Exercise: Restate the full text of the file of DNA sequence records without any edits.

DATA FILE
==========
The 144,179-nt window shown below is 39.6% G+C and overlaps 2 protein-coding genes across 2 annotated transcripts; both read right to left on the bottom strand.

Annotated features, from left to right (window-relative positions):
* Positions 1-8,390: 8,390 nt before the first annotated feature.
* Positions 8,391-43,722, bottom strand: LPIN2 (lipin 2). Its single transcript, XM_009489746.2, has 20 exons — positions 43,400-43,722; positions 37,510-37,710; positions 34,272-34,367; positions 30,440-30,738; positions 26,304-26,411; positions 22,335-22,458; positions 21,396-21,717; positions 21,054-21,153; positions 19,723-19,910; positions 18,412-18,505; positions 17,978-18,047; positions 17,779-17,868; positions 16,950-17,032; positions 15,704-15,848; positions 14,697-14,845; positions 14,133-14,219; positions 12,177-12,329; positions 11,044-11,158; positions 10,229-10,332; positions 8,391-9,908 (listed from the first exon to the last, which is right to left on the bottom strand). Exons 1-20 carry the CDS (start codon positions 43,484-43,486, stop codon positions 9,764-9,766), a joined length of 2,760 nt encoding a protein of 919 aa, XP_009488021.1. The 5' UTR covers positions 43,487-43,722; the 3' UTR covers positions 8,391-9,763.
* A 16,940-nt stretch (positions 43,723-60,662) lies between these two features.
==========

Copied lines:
The 144,179-nt window shown below is 39.6% G+C and overlaps 2 protein-coding genes across 2 annotated transcripts; both read right to left on the bottom strand.

Annotated features, from left to right (window-relative positions):
* Positions 1-8,390: 8,390 nt before the first annotated feature.
* Positions 8,391-43,722, bottom strand: LPIN2 (lipin 2). Its single transcript, XM_009489746.2, has 20 exons — positions 43,400-43,722; positions 37,510-37,710; positions 34,272-34,367; positions 30,440-30,738; positions 26,304-26,411; positions 22,335-22,458; positions 21,396-21,717; positions 21,054-21,153; positions 19,723-19,910; positions 18,412-18,505; positions 17,978-18,047; positions 17,779-17,868; positions 16,950-17,032; positions 15,704-15,848; positions 14,697-14,845; positions 14,133-14,219; positions 12,177-12,329; positions 11,044-11,158; positions 10,229-10,332; positions 8,391-9,908 (listed from the first exon to the last, which is right to left on the bottom strand). Exons 1-20 carry the CDS (start codon positions 43,484-43,486, stop codon positions 9,764-9,766), a joined length of 2,760 nt encoding a protein of 919 aa, XP_009488021.1. The 5' UTR covers positions 43,487-43,722; the 3' UTR covers positions 8,391-9,763.
* A 16,940-nt stretch (positions 43,723-60,662) lies between these two features.